On the way into work today, I was pondering the difference between the Magic metagame and internet message boards. At first, you might think like I did – what connection is there even between the two that they could be comparable? And why is my brain considering the two of them right now? (In your case, it’s because you’re reading my blog, but in my case, I was curious about my apparent mental leap.) By the end of the car ride, I had uncovered my own intuition: on internet discussions, one person often believes they have “won” some argument or thread or what have you, but everyone else is lessened due to their inflamatory / fallacious / content-light contributions. But in a metagame like the one built around tournament Magic, when one player performs their best and wins an event, everyone is enriched because they get to see and learn from their skill and choices.
I think this difference in community success vs. individual success comes in the structure of the activities. Since Magic and games of its ilk have one primary goal in something like a tournament setting – winning – all contribution toward that goal that’s public adds to the knowledge and awareness of all players involved. This can be further evidenced by looking at other sub-communities that don’t value winning above everything, and seeing that they disparage or ignore some of the contribution of the competitive sub-community. So, closer alignment to one goal axis means more ancillary benefits to a community from individual performance.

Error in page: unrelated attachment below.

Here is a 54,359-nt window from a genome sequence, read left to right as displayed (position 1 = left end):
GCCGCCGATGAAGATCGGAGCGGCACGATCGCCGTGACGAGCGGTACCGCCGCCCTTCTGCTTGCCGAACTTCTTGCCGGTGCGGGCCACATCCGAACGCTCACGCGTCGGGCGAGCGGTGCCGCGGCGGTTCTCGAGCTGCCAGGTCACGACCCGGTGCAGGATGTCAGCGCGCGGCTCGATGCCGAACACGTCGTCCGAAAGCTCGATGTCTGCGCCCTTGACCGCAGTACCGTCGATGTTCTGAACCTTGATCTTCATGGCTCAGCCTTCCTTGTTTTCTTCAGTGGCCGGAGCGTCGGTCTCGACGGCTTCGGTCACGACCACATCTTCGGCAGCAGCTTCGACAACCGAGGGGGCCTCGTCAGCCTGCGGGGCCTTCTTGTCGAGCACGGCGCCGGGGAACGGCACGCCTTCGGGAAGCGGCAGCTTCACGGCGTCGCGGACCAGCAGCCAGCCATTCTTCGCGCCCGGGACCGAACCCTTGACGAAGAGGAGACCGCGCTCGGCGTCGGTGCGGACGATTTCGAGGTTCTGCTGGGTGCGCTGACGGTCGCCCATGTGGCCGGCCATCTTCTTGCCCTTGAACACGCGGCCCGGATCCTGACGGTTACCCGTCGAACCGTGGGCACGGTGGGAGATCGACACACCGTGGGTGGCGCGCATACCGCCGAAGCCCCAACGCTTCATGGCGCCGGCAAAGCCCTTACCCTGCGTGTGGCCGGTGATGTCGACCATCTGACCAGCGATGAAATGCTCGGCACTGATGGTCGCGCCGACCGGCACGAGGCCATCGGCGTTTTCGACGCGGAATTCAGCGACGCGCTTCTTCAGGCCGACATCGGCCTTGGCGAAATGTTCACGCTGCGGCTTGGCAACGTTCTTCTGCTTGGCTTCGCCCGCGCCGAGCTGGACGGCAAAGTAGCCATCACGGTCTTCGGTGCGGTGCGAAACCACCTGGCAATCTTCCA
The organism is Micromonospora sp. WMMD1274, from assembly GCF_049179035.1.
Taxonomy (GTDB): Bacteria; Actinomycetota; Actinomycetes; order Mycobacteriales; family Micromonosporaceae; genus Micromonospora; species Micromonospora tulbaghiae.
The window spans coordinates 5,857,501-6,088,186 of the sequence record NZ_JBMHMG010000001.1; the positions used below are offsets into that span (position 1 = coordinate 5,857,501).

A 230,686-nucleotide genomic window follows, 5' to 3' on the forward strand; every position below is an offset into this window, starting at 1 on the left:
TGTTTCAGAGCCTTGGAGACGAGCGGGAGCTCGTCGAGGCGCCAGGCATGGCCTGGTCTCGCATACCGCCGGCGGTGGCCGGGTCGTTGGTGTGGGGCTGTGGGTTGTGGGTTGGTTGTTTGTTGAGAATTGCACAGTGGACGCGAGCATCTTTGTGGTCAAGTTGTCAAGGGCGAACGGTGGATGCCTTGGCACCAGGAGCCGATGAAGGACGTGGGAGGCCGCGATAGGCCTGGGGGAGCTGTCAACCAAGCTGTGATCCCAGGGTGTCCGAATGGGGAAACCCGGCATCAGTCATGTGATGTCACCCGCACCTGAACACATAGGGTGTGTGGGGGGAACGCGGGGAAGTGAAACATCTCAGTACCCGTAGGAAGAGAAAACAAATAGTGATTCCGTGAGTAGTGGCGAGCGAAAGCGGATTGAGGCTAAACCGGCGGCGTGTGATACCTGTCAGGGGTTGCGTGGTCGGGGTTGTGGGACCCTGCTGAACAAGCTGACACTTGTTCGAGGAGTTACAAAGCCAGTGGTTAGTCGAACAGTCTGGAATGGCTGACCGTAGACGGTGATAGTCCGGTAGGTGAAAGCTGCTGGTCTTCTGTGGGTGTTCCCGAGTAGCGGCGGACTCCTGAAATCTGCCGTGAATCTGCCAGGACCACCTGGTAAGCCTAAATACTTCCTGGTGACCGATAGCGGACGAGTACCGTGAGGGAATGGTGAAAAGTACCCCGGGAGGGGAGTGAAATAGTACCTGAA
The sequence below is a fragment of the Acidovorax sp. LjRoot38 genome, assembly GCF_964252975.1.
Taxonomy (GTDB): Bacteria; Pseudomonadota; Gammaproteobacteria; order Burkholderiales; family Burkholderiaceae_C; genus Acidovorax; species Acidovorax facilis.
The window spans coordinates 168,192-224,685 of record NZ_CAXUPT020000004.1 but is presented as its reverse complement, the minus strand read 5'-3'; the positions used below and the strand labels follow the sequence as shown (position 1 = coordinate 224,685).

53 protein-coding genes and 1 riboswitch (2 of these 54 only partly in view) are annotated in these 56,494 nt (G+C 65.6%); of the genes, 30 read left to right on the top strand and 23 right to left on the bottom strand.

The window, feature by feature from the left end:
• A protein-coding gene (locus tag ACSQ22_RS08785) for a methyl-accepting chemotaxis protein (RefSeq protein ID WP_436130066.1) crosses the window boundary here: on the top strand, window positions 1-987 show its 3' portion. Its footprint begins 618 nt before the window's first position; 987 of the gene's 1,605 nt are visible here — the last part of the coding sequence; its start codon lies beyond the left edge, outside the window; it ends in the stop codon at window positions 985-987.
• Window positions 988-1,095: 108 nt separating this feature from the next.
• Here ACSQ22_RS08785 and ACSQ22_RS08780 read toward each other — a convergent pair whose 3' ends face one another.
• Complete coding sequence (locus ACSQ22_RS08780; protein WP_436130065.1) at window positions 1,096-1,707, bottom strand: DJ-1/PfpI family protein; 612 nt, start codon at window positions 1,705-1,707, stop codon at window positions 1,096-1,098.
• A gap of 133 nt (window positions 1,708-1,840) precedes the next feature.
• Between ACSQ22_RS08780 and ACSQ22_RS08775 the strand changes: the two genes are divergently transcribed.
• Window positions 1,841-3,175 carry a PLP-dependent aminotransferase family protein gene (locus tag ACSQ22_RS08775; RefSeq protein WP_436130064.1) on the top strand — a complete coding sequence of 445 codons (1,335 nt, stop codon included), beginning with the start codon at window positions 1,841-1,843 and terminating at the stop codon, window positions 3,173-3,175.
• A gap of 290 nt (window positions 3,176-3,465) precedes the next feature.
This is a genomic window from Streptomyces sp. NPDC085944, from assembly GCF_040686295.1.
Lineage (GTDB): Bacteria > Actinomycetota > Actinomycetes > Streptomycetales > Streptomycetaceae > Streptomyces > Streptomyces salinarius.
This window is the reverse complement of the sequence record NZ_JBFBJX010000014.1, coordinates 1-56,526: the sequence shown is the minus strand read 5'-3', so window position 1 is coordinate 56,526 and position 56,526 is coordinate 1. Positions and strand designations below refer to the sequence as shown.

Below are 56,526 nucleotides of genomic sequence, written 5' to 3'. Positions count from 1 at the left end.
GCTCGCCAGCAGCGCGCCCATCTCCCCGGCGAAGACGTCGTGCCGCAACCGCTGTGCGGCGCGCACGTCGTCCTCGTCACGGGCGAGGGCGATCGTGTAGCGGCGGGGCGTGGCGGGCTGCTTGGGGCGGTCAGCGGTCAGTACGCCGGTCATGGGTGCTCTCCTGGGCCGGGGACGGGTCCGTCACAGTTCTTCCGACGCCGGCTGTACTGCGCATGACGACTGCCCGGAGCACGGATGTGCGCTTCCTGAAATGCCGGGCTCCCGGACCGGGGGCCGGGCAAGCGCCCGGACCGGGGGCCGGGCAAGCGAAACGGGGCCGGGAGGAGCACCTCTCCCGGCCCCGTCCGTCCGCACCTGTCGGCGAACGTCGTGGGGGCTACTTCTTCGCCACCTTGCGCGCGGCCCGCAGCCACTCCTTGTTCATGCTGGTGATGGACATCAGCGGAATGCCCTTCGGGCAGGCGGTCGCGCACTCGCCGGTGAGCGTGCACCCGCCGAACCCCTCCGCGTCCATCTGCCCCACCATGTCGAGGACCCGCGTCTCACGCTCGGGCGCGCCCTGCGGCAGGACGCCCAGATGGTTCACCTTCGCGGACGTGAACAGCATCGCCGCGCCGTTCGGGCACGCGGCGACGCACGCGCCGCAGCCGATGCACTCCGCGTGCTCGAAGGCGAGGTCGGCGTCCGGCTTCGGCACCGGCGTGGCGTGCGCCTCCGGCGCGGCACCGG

On the other hand, communication online is about one of the least-structured activities you can imagine. But still, some individuals treat it as a game, and “play” against their fellow online denizens by arguing and attempting to “win.” In this case, despite there being many community members who do not treat it as a game, they are drawn into a metagame-style activity by the actions of the individuals who make it into a game. Since not everyone thinks they are playing a game, there’s no way they could all agree on the rules, much less the goals, and so there’s no contribution toward a single goal (or there often isn’t). Lots of people who don’t want their communication activity to be a game become forced to interact with someone who *is* playing a game (of their own design, essentially) and that contributes to the generally negative community effect.